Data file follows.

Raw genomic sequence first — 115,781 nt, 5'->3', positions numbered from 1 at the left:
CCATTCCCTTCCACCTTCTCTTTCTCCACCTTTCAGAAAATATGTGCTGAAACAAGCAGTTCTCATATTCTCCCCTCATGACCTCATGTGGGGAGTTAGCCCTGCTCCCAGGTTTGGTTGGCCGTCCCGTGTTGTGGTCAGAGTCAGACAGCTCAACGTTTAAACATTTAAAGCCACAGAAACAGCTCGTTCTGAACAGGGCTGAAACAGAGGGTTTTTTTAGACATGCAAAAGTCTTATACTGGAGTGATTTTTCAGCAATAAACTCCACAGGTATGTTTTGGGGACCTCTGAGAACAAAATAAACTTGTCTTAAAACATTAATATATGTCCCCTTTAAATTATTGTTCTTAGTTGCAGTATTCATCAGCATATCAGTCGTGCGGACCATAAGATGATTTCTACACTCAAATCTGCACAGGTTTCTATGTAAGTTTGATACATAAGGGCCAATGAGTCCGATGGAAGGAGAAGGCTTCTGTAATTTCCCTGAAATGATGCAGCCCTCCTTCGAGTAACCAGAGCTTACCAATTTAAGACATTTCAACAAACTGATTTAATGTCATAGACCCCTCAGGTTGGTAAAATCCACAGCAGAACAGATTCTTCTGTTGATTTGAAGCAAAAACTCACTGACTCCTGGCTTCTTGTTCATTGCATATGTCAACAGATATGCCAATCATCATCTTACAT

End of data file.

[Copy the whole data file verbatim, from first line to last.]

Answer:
Raw genomic sequence first — 115,781 nt, 5'->3', positions numbered from 1 at the left:
CCATTCCCTTCCACCTTCTCTTTCTCCACCTTTCAGAAAATATGTGCTGAAACAAGCAGTTCTCATATTCTCCCCTCATGACCTCATGTGGGGAGTTAGCCCTGCTCCCAGGTTTGGTTGGCCGTCCCGTGTTGTGGTCAGAGTCAGACAGCTCAACGTTTAAACATTTAAAGCCACAGAAACAGCTCGTTCTGAACAGGGCTGAAACAGAGGGTTTTTTTAGACATGCAAAAGTCTTATACTGGAGTGATTTTTCAGCAATAAACTCCACAGGTATGTTTTGGGGACCTCTGAGAACAAAATAAACTTGTCTTAAAACATTAATATATGTCCCCTTTAAATTATTGTTCTTAGTTGCAGTATTCATCAGCATATCAGTCGTGCGGACCATAAGATGATTTCTACACTCAAATCTGCACAGGTTTCTATGTAAGTTTGATACATAAGGGCCAATGAGTCCGATGGAAGGAGAAGGCTTCTGTAATTTCCCTGAAATGATGCAGCCCTCCTTCGAGTAACCAGAGCTTACCAATTTAAGACATTTCAACAAACTGATTTAATGTCATAGACCCCTCAGGTTGGTAAAATCCACAGCAGAACAGATTCTTCTGTTGATTTGAAGCAAAAACTCACTGACTCCTGGCTTCTTGTTCATTGCATATGTCAACAGATATGCCAATCATCATCTTACAT